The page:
A remake of Wes Craven’s 1977 cult classic (itself inspired by the quasi-mythical tale of Sawney Bean), The Hills Have Eyes (2006) starred Ted Levine and Emilie de Raven, and more than quadrupled its $15 million budget in worldwide gross. Its featured family owes its hankering for human parts more to radiation-triggered mutation and, to be fair, desperation, than anything else. As for the depravity, well, they come by that honest.
While some films cleanly vault over the line between obscure exploitation film and successful genre effort, a few just barely make it past. Though Rob Schmidt’s film made hardly a scratch in its initial theatrical run (basically doubling its $12.6 million budget), it did get a decently wide release, and Eliza Dushku’s efforts to avoid becoming a meal proved profitable enough on DVD that the franchise’s next four installments just went straight there.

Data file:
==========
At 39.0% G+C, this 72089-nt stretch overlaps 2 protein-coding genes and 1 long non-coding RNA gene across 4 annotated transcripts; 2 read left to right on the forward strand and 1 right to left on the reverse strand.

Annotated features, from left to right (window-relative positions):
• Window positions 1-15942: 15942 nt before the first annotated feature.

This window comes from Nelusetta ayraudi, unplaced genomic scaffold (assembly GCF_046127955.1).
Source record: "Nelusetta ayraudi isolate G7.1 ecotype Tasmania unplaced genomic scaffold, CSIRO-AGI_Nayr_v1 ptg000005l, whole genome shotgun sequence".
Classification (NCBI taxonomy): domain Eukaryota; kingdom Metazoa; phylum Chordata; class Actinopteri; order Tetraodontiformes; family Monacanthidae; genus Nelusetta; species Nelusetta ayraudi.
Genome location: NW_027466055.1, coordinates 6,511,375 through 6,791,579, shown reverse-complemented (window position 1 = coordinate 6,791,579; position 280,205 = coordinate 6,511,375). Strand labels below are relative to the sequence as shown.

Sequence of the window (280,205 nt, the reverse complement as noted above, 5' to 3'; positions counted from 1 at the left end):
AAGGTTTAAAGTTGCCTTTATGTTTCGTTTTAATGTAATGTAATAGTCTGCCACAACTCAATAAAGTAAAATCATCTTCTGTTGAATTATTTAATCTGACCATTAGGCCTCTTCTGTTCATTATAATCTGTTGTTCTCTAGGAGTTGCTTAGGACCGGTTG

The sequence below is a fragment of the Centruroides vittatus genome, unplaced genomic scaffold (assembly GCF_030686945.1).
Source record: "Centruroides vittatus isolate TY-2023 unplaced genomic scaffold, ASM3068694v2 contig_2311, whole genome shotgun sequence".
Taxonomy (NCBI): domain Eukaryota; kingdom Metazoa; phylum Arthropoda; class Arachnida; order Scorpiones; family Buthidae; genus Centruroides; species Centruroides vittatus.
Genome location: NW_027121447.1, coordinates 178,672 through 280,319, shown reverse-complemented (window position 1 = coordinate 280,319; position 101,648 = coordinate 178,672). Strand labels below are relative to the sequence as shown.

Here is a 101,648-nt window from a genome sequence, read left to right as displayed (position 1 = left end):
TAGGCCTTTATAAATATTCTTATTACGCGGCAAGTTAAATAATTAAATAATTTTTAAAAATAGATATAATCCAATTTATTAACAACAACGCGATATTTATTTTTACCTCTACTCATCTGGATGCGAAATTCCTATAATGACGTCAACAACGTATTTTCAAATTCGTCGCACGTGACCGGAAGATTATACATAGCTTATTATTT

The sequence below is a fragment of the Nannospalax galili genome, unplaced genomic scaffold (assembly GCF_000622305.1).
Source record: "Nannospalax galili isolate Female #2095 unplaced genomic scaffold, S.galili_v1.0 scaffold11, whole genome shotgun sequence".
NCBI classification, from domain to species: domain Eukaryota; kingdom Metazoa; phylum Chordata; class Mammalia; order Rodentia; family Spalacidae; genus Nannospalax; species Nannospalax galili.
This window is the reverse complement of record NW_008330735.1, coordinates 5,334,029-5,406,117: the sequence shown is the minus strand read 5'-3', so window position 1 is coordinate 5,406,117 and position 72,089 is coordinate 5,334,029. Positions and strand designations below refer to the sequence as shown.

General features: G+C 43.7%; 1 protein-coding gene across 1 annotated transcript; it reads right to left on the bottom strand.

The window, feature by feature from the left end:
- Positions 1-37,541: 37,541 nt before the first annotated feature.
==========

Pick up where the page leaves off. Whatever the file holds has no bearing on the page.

Directed by John McTiernan, adapted from Michael Crichton’s 1976 novel, Eaters of the Dead, and starring Antonio Banderas, The 13th Warrior features cannibalism as culture (sort of). The fierce Wendol tribe simply love them some human flesh. That’s not too surprising, given most of the original tale was itself a loose adaptation of Beowulf, but ultimately the film does little to advance anthropophagi awareness, proving such a bomb ($61 million worldwide from a $160 million budget) that it virtually disappeared into the crater it created.